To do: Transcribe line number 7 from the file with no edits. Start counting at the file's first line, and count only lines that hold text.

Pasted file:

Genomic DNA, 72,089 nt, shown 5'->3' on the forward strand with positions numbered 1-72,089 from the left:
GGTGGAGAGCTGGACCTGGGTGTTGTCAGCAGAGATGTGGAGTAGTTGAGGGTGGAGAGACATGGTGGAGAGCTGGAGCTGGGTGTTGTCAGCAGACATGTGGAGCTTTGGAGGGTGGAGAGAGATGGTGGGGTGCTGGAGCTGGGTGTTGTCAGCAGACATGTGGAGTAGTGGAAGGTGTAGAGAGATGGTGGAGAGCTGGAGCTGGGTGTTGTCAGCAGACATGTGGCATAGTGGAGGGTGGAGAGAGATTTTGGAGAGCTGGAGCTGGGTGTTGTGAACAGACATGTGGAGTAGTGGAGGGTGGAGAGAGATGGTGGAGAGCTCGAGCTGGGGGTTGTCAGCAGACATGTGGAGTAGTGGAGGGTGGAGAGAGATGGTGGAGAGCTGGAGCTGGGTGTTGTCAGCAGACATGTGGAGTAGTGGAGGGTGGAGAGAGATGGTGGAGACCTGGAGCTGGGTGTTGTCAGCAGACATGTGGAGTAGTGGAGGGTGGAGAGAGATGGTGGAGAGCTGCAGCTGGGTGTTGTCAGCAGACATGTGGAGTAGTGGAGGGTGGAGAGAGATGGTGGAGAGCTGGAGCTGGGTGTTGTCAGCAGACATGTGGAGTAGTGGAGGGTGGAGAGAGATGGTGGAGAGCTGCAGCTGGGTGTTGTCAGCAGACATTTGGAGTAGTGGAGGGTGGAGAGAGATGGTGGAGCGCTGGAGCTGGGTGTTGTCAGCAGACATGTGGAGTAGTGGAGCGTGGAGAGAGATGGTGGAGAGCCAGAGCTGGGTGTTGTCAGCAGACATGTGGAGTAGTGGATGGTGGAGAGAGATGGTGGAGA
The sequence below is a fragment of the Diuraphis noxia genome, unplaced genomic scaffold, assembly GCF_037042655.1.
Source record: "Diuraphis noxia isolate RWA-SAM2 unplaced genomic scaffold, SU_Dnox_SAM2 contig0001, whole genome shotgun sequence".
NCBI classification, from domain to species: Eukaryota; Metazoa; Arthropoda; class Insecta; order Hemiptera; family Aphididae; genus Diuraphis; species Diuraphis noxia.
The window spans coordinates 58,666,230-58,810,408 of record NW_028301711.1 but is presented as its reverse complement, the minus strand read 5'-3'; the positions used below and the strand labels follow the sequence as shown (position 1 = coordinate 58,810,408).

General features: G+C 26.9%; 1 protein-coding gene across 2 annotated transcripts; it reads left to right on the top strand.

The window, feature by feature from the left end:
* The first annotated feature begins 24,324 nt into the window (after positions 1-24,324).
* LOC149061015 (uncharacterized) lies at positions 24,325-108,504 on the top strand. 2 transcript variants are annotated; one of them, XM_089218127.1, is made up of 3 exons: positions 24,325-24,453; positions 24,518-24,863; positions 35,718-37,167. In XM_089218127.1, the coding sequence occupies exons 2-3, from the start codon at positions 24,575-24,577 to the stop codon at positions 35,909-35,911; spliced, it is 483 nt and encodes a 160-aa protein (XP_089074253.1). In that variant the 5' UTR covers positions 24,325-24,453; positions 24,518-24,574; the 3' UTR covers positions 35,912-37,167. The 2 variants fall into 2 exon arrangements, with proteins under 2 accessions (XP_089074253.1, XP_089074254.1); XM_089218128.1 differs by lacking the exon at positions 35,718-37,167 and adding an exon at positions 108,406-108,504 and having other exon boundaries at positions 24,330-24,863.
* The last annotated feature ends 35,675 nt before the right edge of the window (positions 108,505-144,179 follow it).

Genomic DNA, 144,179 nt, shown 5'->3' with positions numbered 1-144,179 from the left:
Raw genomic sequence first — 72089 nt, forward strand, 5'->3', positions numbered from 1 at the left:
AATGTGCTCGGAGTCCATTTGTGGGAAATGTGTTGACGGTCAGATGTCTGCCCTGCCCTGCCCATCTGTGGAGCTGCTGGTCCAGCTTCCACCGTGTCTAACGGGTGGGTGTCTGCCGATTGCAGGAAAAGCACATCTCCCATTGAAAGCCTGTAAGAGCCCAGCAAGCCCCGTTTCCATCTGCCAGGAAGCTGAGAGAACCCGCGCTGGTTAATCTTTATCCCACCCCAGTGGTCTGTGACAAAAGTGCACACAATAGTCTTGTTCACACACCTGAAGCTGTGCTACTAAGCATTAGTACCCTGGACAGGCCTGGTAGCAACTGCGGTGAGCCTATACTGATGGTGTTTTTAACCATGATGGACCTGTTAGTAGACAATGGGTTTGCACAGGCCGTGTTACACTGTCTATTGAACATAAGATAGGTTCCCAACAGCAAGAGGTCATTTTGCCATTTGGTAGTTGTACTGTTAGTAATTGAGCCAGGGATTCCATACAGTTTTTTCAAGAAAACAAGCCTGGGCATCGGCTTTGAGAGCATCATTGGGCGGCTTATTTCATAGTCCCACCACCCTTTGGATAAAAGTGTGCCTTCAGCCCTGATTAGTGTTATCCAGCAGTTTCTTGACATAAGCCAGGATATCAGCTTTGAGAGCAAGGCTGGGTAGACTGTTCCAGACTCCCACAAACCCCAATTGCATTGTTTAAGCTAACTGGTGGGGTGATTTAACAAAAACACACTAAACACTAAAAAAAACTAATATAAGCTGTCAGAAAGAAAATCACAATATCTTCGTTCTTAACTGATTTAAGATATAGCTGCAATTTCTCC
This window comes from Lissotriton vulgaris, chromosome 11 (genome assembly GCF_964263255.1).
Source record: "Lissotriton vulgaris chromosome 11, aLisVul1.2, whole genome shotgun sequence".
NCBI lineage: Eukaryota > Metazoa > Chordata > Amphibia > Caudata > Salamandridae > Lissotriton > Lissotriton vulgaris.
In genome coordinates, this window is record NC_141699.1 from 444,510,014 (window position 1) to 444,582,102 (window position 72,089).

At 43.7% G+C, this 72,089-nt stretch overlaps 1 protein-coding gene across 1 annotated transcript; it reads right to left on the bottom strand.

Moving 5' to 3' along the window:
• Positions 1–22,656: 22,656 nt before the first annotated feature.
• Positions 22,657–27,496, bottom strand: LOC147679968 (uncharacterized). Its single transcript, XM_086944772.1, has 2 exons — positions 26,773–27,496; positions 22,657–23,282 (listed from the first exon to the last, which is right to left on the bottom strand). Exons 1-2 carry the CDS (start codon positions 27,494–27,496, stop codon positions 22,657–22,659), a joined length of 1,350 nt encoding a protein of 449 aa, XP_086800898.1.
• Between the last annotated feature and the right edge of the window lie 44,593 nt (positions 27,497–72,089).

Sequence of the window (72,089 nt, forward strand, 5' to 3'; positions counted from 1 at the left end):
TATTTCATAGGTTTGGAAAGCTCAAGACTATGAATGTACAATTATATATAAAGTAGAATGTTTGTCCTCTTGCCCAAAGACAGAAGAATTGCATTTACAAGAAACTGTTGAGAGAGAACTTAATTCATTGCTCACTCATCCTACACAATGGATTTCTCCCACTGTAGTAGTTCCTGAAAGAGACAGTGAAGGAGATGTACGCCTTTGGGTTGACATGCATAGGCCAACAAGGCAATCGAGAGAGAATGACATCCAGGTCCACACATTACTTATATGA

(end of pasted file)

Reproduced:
General features: G+C 26.9%; 1 protein-coding gene across 2 annotated transcripts; it reads left to right on the top strand.